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68% of white men ‘don’t feel they need more D&I education’

A study by Dynata has suggested that one in three employees fear that an unintended consequence of increased awareness around D&I would be losing their role.

The research polled over 1,300 workers from the UK and nearly 10,000 from countries such as France, Germany and the USA. It explored the attitudes and opinions of employees, managers and people leaders surrounding EDI programmes in organisations.

The study stated that, while one in three employees rated accountability and progress reporting as the most important element of a successful D&I strategy, the same amount also feared that the consequences of such reporting could endanger their chances of working for D&I-centric organisations.

A total of 68% of white men who responded to the survey believe that they don’t need any further education about the importance of D&I, yet a massive 46% believe that a greater emphasis of D&I may lead to their losing their own job.

According to the study, 66% of respondents noted that creating a safe environment and paying employees fairly for their work were the most desired and important outcomes of any D&I initiative.

The benefits of doing so, included greater feelings of confidence, productivity and belonging among workers.

It appears that there is a ‘significant’ gap between senior leaders and workers in measuring the success of D&I within organisations.

  • 60% of bosses believe that they are creating a ‘culture of belonging’
  • 41% of workers perceive their managers are, in fact, creating a culture of belonging

“A diverse workforce which brings together different perspectives, ideas and ways of thinking is essential for innovation in business, just as it is in wider society,” commented Samuel Kasumu, former advisor to the Prime Minister and Managing Director at Inclusive Boards.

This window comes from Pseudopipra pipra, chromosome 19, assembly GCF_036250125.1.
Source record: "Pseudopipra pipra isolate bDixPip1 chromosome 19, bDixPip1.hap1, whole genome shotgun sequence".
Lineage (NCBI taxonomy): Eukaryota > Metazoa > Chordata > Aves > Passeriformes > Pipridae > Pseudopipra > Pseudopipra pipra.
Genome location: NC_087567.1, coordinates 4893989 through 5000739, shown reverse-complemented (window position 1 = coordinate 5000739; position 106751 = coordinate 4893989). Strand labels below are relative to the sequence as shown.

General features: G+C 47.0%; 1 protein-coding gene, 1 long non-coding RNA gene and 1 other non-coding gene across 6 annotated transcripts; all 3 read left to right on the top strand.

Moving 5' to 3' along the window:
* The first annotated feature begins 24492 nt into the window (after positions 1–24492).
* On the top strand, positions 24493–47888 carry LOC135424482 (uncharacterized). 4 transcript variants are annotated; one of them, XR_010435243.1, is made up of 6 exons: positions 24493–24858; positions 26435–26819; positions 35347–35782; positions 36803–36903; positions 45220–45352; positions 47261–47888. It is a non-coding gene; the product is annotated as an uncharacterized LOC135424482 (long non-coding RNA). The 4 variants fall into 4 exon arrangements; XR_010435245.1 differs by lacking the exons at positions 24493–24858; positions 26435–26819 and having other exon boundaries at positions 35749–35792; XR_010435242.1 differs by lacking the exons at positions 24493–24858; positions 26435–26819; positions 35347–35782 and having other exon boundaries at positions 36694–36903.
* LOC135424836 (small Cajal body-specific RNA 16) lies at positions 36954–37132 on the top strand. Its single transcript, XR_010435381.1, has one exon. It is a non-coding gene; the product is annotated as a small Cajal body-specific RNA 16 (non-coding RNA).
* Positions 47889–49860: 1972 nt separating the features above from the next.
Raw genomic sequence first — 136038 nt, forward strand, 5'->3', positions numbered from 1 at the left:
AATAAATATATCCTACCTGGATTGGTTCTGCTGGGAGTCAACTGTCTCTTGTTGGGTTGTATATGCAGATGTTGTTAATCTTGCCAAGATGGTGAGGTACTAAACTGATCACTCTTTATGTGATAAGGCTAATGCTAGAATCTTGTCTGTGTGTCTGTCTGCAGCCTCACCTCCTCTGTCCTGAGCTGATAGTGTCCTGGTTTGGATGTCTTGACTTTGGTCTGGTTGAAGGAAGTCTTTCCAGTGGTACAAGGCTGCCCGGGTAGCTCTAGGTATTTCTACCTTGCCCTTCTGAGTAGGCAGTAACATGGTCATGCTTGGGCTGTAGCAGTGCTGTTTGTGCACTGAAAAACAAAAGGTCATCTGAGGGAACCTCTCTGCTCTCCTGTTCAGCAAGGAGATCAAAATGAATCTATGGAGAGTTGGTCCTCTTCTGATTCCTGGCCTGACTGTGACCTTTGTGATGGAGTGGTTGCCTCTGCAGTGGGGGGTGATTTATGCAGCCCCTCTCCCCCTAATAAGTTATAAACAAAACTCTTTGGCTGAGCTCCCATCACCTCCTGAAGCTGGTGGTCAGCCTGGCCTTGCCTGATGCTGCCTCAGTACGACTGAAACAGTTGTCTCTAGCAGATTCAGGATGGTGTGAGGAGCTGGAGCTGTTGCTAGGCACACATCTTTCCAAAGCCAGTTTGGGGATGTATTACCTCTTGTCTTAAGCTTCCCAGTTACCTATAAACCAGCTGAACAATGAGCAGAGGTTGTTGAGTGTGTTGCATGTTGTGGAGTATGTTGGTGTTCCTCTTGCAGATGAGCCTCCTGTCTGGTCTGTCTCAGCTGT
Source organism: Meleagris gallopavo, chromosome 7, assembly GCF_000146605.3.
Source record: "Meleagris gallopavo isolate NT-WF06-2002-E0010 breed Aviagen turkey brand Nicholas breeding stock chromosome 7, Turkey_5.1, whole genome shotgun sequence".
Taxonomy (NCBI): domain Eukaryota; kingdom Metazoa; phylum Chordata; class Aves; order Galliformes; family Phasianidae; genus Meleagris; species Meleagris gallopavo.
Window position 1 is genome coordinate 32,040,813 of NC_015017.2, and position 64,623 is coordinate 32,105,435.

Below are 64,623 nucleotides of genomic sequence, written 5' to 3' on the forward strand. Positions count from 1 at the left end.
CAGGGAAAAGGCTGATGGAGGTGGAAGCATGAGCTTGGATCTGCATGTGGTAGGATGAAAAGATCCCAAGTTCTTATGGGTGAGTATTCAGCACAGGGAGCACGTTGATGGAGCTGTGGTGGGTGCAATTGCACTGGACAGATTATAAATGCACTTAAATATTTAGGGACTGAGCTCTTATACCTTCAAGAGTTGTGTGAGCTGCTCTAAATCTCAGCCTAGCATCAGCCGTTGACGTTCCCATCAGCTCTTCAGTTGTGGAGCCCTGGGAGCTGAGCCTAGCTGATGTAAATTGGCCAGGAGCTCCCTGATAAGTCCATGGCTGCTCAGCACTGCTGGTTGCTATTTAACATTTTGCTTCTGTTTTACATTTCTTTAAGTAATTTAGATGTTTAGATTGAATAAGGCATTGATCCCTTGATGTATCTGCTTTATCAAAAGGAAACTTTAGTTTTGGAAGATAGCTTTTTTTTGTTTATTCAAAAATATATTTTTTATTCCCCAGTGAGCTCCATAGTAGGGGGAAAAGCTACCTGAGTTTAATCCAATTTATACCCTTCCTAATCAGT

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Over half of employees feel undervalued

Research released by Firstup, a digital employee experience company, revealed that employees are unhappier in the workplace now more than ever post-pandemic. The survey showed a mounting dissatisfaction among employees across the UK, US, Germany, Benelux and the Nordics, with talent feeling undervalued, uninformed, and un-unified.

Lack of communication from leadership was cited as a main contributing factor to unhappy employees with almost a quarter of respondents to the survey agreeing that better communication will lead to increased productivity and work satisfaction.

Nicole Alvino, founder and CSO of Firstup, said: “Businesses need to provide more valuable working experiences or remain responsible for the career reboot of the decade that some are calling The Great Resignation of 2021. This research is a clear and urgent call to action – an organisation’s employees are its most valuable asset with employee satisfaction having a direct impact on the bottom line. Business, HR and Internal Comms leaders must act now to stem this workforce dissatisfaction and engage their teams with personalised information that helps them do their best work.”